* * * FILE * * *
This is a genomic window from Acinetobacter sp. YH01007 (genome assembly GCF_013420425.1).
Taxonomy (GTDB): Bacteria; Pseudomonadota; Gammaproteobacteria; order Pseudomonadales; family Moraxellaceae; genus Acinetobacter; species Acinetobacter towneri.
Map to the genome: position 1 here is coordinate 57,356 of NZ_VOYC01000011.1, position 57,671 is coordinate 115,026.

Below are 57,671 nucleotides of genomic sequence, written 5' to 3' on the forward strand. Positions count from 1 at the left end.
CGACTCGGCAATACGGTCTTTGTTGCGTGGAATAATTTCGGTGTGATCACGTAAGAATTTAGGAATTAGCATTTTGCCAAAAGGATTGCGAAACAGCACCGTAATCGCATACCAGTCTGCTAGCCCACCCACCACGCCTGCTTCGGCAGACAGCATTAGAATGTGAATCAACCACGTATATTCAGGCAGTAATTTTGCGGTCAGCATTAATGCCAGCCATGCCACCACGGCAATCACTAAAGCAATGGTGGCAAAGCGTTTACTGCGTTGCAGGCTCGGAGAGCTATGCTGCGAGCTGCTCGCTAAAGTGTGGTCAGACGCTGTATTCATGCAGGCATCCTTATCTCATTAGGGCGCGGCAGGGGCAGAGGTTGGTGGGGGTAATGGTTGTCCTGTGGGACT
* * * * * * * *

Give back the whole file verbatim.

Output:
This is a genomic window from Acinetobacter sp. YH01007 (genome assembly GCF_013420425.1).
Taxonomy (GTDB): Bacteria; Pseudomonadota; Gammaproteobacteria; order Pseudomonadales; family Moraxellaceae; genus Acinetobacter; species Acinetobacter towneri.
Map to the genome: position 1 here is coordinate 57,356 of NZ_VOYC01000011.1, position 57,671 is coordinate 115,026.

Below are 57,671 nucleotides of genomic sequence, written 5' to 3' on the forward strand. Positions count from 1 at the left end.
CGACTCGGCAATACGGTCTTTGTTGCGTGGAATAATTTCGGTGTGATCACGTAAGAATTTAGGAATTAGCATTTTGCCAAAAGGATTGCGAAACAGCACCGTAATCGCATACCAGTCTGCTAGCCCACCCACCACGCCTGCTTCGGCAGACAGCATTAGAATGTGAATCAACCACGTATATTCAGGCAGTAATTTTGCGGTCAGCATTAATGCCAGCCATGCCACCACGGCAATCACTAAAGCAATGGTGGCAAAGCGTTTACTGCGTTGCAGGCTCGGAGAGCTATGCTGCGAGCTGCTCGCTAAAGTGTGGTCAGACGCTGTATTCATGCAGGCATCCTTATCTCATTAGGGCGCGGCAGGGGCAGAGGTTGGTGGGGGTAATGGTTGTCCTGTGGGACT